Asian Art Temporary Exhibition, Mezzanine
5 Oct 06 – 12 Mar 07
Ikat explores the Asian textile tradition by focusing on a particular technique of textile embellishment that is employed throughout the region, from the Central Asian Republics in the west, to the outer Indonesian islands in the east, and including mainland Southeast Asia, India and Japan. The exhibition explores the use of ikat technique, in which the threads of a fabric are resist dyed before they are woven, so that as the cloth is woven a pattern appears. The exhibition will explore the range of motifs and media and the context of Asian ikat textiles and costume. The 53 works in the exhibition are drawn mainly from the Asian permanent collection. They include flat textiles and costume.
Ikat is a Malay-Indonesian word that means “tied” or “bound” and as such it describes a dye process, specifically the binding of one or both sets of threads prior to dyeing and weaving. However, the term is now broadly used to describe both the process and the textile produced. Artists from each of the geographic areas represented in the exhibition have utilised the ikat technique to produce a wide variety of distinctive textiles, each with a particular name. These include the brilliantly coloured silks of Uzbekistan, Turkmenistan and other Central Asian regions, which were produced in the Silk Road oasis towns in the nineteenth and early twentieth century, patterned with an astonishing array of abstracted floral and geometric designs, and known as abr or “banded cloud”; the indigo dyed cotton ikats of Japan, known as kasuri, often patterned with a minimalist, abstract pattern; the fine silk double-ikat patola of Gujarat, occasionally patterned with elephants and tigers; and the rich, robust cotton ikat hinggi of the Indonesian island of Sumba.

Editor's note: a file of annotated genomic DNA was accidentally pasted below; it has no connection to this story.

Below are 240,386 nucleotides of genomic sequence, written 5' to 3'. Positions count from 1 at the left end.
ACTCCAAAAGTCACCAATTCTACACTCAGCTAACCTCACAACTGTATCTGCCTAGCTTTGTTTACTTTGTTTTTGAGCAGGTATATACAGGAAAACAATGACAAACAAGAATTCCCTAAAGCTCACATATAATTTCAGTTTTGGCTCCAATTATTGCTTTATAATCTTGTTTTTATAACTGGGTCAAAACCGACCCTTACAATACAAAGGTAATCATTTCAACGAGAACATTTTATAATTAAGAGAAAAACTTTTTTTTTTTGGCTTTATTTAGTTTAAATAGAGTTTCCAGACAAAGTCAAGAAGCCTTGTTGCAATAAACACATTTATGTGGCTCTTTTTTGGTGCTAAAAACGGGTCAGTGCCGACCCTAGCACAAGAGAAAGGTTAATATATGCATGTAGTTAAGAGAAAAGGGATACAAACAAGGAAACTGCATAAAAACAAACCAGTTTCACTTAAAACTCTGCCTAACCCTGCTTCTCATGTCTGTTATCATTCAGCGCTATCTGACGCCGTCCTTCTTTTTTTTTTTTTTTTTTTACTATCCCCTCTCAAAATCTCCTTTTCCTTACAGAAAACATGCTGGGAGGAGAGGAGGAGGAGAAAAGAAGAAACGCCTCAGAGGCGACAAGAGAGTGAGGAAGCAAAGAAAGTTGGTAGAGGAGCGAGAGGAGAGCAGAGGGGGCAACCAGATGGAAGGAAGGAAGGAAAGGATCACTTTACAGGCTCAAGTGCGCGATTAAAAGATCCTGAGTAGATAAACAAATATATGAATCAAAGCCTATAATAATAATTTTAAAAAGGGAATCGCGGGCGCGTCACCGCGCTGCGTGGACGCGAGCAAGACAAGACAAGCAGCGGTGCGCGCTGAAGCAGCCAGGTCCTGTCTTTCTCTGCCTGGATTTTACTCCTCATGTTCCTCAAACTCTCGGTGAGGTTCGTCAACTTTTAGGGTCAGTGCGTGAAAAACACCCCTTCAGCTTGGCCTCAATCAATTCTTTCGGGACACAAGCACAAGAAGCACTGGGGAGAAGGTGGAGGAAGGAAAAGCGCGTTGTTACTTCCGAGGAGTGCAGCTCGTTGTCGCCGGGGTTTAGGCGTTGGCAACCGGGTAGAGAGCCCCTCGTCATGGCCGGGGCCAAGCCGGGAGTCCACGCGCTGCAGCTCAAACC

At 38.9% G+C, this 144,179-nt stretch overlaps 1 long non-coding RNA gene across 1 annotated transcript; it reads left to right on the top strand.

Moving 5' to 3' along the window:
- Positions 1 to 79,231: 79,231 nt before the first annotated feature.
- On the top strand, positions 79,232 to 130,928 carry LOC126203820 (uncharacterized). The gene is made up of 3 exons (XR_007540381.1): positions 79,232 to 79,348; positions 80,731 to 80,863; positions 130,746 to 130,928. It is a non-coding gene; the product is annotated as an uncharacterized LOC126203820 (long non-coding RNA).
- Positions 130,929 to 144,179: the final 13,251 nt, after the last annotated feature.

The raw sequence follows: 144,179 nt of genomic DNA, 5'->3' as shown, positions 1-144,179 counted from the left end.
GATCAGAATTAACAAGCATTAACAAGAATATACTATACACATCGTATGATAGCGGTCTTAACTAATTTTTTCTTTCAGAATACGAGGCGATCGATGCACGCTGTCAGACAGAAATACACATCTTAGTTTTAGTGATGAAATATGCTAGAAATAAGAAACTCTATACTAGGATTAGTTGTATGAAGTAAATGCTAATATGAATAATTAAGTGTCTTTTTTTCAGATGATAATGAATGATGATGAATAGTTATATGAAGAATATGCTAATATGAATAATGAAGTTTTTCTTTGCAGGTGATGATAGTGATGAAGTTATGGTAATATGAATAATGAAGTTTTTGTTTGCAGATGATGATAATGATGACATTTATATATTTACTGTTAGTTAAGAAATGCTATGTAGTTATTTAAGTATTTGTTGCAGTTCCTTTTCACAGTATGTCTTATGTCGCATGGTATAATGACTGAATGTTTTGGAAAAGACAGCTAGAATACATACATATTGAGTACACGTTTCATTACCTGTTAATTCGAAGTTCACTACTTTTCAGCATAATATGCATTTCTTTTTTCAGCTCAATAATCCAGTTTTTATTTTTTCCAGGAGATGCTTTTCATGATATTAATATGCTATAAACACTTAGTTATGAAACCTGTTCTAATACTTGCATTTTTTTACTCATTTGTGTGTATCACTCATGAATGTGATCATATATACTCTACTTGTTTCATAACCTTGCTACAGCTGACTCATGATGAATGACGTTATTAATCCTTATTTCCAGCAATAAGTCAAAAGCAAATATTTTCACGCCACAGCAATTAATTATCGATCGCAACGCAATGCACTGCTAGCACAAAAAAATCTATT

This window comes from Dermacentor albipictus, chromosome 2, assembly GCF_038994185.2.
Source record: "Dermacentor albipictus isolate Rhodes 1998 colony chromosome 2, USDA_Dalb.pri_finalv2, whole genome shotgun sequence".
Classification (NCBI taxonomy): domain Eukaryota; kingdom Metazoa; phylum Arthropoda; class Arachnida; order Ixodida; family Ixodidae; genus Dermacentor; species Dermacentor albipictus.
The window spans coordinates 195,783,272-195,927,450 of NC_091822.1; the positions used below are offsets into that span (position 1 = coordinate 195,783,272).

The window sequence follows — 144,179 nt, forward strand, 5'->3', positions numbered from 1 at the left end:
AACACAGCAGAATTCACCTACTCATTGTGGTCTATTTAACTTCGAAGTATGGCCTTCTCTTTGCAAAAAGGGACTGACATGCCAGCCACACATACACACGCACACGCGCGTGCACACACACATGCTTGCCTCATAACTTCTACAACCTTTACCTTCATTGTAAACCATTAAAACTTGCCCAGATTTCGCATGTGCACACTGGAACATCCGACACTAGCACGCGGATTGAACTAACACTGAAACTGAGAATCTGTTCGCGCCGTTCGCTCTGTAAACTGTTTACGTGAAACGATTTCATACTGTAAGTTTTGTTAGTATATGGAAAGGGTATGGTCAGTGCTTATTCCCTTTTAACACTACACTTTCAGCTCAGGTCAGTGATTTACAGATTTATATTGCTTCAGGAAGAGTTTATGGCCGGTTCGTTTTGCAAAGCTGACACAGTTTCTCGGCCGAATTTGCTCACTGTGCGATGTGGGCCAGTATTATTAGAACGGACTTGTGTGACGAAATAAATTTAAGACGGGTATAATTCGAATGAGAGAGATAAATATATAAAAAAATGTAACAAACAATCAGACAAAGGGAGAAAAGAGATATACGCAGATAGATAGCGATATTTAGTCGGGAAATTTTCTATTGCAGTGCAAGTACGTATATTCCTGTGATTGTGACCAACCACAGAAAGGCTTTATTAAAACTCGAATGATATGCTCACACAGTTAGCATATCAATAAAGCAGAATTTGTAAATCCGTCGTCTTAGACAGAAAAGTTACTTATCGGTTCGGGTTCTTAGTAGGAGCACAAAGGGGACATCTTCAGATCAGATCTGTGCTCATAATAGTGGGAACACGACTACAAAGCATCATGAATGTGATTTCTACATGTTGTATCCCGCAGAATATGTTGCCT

The diversity in design, palette and medium within Asian ikat textiles and costume forms one of the main themes of the exhibition, which also explores the journey of the ikat tradition throughout Asia. Ikat textiles are utilised and produced in diverse contexts and this variety is also described. The influence of the ikat aesthetic on European fashion is indicated by the inclusion of two European dresses from the eighteenth and nineteenth century.